Friday, September 11, 2009

Lightning Source to royalties to authors

When DashBook introduced importing sales reports, we received a lot of praise from our customers. Book publishers still are a large percentage of our customer base, and when a publisher can't justify printing thousands of copies of a title, they turn to print on demand (POD). This may be for the initial printing of a book or it may be a fallback to keep a book from becoming "out of print" when its popularity wanes.

Why do so many book publishers choose Lightning Source (LS) for their POD? This is very simple. Because LS is owned by Ingram, all books carried by LS are placed in Ingram's book listings. This means that all booksellers who use Ingram (that'd be every one in the U.S.A., plus) is able to see the LS book in the catalogue and order it. That would be fine for anyone expecting the readers to request a book from a bookstore, but it won't put a book on their bookshelf. No bookstore is large enough to carry every published book. Well...

then there is Amazon. While Amazon does not warehouse all of the books it sells, it does maintain a database of every book that it could sell. So to follow the thread, this means that all books in LS are listed in Amazon's database and are searchable and purchasable from Not only are the books listed, but Amazon keeps ratings and comments about each book, so if the authors or readers wish to comment on a POD book carried by LS, they can do so on Amazon - the largest seller of books in the world. (nope, I'm not gong to bother researching the veracity of Amazon's success)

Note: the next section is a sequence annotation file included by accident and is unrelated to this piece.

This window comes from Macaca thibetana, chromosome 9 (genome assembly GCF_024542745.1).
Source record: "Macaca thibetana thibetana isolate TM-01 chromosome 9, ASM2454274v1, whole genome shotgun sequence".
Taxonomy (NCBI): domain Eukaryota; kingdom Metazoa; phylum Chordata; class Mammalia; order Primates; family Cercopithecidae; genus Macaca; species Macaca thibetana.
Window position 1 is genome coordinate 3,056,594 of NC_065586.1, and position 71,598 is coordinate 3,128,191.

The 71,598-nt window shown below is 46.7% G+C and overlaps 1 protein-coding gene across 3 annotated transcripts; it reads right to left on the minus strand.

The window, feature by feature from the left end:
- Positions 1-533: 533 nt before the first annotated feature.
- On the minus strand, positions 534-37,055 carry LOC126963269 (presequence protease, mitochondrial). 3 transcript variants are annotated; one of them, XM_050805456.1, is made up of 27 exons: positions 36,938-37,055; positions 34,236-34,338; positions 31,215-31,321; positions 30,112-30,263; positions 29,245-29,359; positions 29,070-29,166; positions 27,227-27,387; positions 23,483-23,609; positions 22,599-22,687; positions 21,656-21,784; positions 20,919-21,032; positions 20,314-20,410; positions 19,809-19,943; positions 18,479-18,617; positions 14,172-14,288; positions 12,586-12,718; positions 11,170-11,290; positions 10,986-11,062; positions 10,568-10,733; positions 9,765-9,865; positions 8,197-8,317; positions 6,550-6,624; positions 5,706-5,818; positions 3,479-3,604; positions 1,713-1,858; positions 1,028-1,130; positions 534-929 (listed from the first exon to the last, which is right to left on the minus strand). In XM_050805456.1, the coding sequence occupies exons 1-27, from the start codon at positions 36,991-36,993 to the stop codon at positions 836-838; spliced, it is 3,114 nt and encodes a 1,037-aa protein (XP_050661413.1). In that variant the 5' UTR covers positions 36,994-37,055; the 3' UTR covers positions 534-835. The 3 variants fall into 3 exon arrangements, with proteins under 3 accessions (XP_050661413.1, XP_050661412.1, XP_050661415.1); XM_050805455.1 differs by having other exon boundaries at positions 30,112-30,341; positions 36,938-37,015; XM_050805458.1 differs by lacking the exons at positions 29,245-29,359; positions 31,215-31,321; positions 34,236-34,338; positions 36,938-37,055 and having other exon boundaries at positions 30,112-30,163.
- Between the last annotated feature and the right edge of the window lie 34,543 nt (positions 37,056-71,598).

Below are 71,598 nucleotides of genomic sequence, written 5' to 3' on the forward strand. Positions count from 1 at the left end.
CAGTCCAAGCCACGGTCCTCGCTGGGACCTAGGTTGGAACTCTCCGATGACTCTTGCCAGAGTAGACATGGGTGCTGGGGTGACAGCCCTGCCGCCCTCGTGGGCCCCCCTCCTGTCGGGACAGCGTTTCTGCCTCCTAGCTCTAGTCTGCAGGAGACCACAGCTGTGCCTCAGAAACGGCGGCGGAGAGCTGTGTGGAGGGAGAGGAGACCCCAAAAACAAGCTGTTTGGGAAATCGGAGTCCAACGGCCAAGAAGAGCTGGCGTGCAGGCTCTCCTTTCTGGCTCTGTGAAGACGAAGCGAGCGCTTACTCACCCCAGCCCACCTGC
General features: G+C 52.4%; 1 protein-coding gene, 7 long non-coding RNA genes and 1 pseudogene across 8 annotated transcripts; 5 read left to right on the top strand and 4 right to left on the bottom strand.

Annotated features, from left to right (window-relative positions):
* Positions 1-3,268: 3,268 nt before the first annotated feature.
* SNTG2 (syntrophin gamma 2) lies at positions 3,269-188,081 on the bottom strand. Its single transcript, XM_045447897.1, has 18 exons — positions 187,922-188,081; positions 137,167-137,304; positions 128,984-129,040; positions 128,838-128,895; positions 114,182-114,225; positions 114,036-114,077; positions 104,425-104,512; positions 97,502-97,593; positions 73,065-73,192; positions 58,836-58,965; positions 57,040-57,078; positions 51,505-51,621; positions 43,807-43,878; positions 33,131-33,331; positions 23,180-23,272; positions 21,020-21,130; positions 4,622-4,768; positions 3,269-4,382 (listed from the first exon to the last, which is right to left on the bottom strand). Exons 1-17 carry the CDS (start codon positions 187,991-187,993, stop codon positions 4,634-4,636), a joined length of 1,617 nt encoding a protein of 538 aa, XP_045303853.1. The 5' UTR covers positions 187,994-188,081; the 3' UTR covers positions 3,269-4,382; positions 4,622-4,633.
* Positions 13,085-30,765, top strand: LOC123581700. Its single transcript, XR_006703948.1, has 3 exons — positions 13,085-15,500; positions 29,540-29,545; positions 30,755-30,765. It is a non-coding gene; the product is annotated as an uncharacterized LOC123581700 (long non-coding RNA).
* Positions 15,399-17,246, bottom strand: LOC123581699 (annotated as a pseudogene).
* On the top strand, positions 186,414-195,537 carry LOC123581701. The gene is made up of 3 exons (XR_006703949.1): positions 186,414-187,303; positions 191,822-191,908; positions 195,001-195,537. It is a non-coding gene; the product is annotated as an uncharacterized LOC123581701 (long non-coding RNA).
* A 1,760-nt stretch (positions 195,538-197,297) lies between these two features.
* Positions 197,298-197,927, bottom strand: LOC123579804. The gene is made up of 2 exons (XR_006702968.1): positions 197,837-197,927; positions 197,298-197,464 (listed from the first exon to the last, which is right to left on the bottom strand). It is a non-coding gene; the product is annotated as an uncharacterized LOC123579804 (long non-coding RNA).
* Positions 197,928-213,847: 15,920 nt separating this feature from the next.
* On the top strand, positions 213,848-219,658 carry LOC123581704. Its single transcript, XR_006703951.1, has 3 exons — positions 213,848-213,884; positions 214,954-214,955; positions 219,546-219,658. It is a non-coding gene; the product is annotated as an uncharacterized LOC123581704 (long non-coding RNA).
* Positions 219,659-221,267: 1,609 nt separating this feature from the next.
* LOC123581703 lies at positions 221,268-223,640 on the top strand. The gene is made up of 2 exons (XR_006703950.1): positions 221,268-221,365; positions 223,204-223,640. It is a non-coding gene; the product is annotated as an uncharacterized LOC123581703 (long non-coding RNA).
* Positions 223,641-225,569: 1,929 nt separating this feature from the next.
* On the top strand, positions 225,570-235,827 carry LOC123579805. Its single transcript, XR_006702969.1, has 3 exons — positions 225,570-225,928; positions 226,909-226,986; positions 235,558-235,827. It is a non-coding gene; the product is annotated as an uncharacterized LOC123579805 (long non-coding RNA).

So, now that many book publishers are using Lightning Source, they receive a nice report showing them their sales. Here's where we get back to Dashbook. Publishers generally need to pay authors and other contributors a percentage of the sales of books. The royalty contracts describing the conditions and amounts can vary quite a bit, and can become unwieldy to track without specialized software like DashBook. Within DashBook, a publisher can describe these royalty arrangements so that subsequent sales transactions will generate royalties accrued to each royalty recipient.

Now that DashBook has a built-in ability to import LS sales reports and perform a currency conversion (LS - U.S., LS - U.K., etc.), we save a lot of typing, which greatly reduces time and errors. In fact, when a publisher has a large list of book sales to import, this can save hours. When you add that savings on top of the time saved in actually performing the royalty calculations, publishers just can't afford not to use a great tool like DashBook.

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